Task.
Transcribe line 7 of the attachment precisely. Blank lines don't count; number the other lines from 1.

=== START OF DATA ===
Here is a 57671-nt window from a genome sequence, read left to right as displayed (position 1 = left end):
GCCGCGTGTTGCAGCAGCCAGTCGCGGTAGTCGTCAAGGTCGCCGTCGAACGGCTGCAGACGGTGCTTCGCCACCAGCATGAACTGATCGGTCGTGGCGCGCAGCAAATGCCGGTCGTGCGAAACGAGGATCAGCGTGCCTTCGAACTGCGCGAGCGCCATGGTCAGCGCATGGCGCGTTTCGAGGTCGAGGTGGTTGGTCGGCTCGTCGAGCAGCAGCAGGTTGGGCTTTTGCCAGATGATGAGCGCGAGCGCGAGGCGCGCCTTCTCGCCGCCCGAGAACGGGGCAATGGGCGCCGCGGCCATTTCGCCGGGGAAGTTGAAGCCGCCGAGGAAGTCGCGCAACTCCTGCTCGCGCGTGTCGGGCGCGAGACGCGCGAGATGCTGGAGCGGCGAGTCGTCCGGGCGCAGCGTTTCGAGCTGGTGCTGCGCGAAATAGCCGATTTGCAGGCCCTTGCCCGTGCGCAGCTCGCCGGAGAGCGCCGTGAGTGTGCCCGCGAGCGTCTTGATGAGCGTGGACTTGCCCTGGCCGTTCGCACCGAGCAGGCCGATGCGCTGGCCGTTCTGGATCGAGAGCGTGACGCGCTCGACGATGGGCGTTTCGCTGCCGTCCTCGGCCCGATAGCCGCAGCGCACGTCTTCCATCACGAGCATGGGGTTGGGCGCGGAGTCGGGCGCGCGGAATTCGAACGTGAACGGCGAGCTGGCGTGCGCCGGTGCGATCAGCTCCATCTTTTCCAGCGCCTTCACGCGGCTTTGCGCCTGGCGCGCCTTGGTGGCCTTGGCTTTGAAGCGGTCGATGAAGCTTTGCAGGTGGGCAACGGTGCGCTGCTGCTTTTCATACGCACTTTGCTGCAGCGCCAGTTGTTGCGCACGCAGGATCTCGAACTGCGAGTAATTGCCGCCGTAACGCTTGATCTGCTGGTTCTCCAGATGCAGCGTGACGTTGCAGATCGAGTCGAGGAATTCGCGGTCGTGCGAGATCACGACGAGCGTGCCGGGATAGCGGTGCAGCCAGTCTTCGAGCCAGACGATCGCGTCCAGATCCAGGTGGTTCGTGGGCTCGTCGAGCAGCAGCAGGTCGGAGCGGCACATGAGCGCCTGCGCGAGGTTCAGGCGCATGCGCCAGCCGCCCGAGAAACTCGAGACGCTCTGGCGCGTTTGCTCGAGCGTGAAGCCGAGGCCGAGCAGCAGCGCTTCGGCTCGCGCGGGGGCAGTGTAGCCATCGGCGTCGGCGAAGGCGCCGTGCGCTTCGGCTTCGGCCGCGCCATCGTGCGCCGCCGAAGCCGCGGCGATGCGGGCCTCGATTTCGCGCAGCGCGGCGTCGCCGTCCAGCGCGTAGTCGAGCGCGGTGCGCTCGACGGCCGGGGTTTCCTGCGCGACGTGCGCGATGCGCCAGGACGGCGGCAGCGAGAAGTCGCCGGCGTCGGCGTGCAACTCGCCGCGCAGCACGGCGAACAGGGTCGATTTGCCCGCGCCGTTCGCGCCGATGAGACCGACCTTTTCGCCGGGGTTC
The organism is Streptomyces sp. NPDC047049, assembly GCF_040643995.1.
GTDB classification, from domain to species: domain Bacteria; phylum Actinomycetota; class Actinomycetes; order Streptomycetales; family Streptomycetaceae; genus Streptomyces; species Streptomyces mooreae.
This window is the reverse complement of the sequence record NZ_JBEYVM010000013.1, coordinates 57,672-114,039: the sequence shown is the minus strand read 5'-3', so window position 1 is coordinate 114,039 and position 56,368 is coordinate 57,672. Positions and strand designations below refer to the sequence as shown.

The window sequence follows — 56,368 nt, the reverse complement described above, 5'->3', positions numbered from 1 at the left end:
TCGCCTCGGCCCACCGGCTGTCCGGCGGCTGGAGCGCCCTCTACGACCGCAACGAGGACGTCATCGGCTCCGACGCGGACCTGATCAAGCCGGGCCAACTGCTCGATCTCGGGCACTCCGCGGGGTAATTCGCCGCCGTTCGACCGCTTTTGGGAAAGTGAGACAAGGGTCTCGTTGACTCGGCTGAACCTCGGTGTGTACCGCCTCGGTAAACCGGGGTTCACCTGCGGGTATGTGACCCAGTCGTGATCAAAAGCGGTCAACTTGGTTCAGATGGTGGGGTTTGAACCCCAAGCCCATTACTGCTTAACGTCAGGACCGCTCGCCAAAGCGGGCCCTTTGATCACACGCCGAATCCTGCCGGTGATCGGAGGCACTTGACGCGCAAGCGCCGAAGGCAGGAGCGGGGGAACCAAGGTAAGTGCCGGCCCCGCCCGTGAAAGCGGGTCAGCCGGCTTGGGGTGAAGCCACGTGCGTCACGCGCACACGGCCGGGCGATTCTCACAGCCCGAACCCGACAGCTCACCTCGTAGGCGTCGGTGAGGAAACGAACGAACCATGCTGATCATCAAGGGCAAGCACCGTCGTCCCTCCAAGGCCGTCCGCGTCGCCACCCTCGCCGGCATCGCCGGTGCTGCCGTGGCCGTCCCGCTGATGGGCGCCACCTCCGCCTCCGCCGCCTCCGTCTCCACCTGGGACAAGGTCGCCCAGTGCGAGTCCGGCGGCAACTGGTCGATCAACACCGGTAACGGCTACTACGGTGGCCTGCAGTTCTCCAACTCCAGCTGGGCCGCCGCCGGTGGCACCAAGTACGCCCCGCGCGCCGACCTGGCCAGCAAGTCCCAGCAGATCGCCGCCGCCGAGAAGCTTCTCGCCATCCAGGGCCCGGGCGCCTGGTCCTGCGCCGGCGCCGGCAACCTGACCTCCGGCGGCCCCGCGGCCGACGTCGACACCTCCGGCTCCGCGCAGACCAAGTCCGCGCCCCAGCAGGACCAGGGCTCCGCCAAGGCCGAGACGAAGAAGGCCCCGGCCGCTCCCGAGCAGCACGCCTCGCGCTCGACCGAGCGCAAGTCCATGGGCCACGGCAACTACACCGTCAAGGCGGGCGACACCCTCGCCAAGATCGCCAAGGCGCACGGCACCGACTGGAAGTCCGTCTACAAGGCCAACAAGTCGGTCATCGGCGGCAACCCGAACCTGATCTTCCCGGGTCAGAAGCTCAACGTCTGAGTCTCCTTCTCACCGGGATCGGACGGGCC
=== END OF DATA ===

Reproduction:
TCGCCTCGGCCCACCGGCTGTCCGGCGGCTGGAGCGCCCTCTACGACCGCAACGAGGACGTCATCGGCTCCGACGCGGACCTGATCAAGCCGGGCCAACTGCTCGATCTCGGGCACTCCGCGGGGTAATTCGCCGCCGTTCGACCGCTTTTGGGAAAGTGAGACAAGGGTCTCGTTGACTCGGCTGAACCTCGGTGTGTACCGCCTCGGTAAACCGGGGTTCACCTGCGGGTATGTGACCCAGTCGTGATCAAAAGCGGTCAACTTGGTTCAGATGGTGGGGTTTGAACCCCAAGCCCATTACTGCTTAACGTCAGGACCGCTCGCCAAAGCGGGCCCTTTGATCACACGCCGAATCCTGCCGGTGATCGGAGGCACTTGACGCGCAAGCGCCGAAGGCAGGAGCGGGGGAACCAAGGTAAGTGCCGGCCCCGCCCGTGAAAGCGGGTCAGCCGGCTTGGGGTGAAGCCACGTGCGTCACGCGCACACGGCCGGGCGATTCTCACAGCCCGAACCCGACAGCTCACCTCGTAGGCGTCGGTGAGGAAACGAACGAACCATGCTGATCATCAAGGGCAAGCACCGTCGTCCCTCCAAGGCCGTCCGCGTCGCCACCCTCGCCGGCATCGCCGGTGCTGCCGTGGCCGTCCCGCTGATGGGCGCCACCTCCGCCTCCGCCGCCTCCGTCTCCACCTGGGACAAGGTCGCCCAGTGCGAGTCCGGCGGCAACTGGTCGATCAACACCGGTAACGGCTACTACGGTGGCCTGCAGTTCTCCAACTCCAGCTGGGCCGCCGCCGGTGGCACCAAGTACGCCCCGCGCGCCGACCTGGCCAGCAAGTCCCAGCAGATCGCCGCCGCCGAGAAGCTTCTCGCCATCCAGGGCCCGGGCGCCTGGTCCTGCGCCGGCGCCGGCAACCTGACCTCCGGCGGCCCCGCGGCCGACGTCGACACCTCCGGCTCCGCGCAGACCAAGTCCGCGCCCCAGCAGGACCAGGGCTCCGCCAAGGCCGAGACGAAGAAGGCCCCGGCCGCTCCCGAGCAGCACGCCTCGCGCTCGACCGAGCGCAAGTCCATGGGCCACGGCAACTACACCGTCAAGGCGGGCGACACCCTCGCCAAGATCGCCAAGGCGCACGGCACCGACTGGAAGTCCGTCTACAAGGCCAACAAGTCGGTCATCGGCGGCAACCCGAACCTGATCTTCCCGGGTCAGAAGCTCAACGTCTGAGTCTCCTTCTCACCGGGATCGGACGGGCC